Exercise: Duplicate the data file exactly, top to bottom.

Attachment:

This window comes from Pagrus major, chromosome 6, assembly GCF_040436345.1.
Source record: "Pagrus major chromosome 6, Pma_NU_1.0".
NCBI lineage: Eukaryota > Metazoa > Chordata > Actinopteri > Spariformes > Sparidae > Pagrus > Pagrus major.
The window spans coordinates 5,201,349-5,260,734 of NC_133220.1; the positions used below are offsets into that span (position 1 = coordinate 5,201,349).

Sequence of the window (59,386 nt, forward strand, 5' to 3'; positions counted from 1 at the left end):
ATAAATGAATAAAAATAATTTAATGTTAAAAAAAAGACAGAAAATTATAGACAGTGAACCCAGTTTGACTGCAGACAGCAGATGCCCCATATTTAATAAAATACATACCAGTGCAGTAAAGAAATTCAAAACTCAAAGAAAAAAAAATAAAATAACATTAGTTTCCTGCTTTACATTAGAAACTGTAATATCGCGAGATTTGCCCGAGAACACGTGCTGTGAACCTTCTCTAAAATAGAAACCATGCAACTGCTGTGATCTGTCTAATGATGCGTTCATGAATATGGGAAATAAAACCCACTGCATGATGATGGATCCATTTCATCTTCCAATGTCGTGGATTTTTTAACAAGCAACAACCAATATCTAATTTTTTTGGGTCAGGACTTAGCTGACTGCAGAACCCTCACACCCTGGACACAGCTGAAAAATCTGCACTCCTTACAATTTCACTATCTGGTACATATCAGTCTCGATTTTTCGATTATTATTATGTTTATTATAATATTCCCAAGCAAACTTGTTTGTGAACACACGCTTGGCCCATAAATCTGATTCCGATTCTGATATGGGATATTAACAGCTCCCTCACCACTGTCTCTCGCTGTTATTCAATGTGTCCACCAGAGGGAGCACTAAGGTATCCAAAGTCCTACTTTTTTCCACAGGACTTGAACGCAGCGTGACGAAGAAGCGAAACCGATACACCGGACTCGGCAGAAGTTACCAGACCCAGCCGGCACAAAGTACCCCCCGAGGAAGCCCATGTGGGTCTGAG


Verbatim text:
This window comes from Pagrus major, chromosome 6, assembly GCF_040436345.1.
Source record: "Pagrus major chromosome 6, Pma_NU_1.0".
NCBI lineage: Eukaryota > Metazoa > Chordata > Actinopteri > Spariformes > Sparidae > Pagrus > Pagrus major.
The window spans coordinates 5,201,349-5,260,734 of NC_133220.1; the positions used below are offsets into that span (position 1 = coordinate 5,201,349).

Sequence of the window (59,386 nt, forward strand, 5' to 3'; positions counted from 1 at the left end):
ATAAATGAATAAAAATAATTTAATGTTAAAAAAAAGACAGAAAATTATAGACAGTGAACCCAGTTTGACTGCAGACAGCAGATGCCCCATATTTAATAAAATACATACCAGTGCAGTAAAGAAATTCAAAACTCAAAGAAAAAAAAATAAAATAACATTAGTTTCCTGCTTTACATTAGAAACTGTAATATCGCGAGATTTGCCCGAGAACACGTGCTGTGAACCTTCTCTAAAATAGAAACCATGCAACTGCTGTGATCTGTCTAATGATGCGTTCATGAATATGGGAAATAAAACCCACTGCATGATGATGGATCCATTTCATCTTCCAATGTCGTGGATTTTTTAACAAGCAACAACCAATATCTAATTTTTTTGGGTCAGGACTTAGCTGACTGCAGAACCCTCACACCCTGGACACAGCTGAAAAATCTGCACTCCTTACAATTTCACTATCTGGTACATATCAGTCTCGATTTTTCGATTATTATTATGTTTATTATAATATTCCCAAGCAAACTTGTTTGTGAACACACGCTTGGCCCATAAATCTGATTCCGATTCTGATATGGGATATTAACAGCTCCCTCACCACTGTCTCTCGCTGTTATTCAATGTGTCCACCAGAGGGAGCACTAAGGTATCCAAAGTCCTACTTTTTTCCACAGGACTTGAACGCAGCGTGACGAAGAAGCGAAACCGATACACCGGACTCGGCAGAAGTTACCAGACCCAGCCGGCACAAAGTACCCCCCGAGGAAGCCCATGTGGGTCTGAG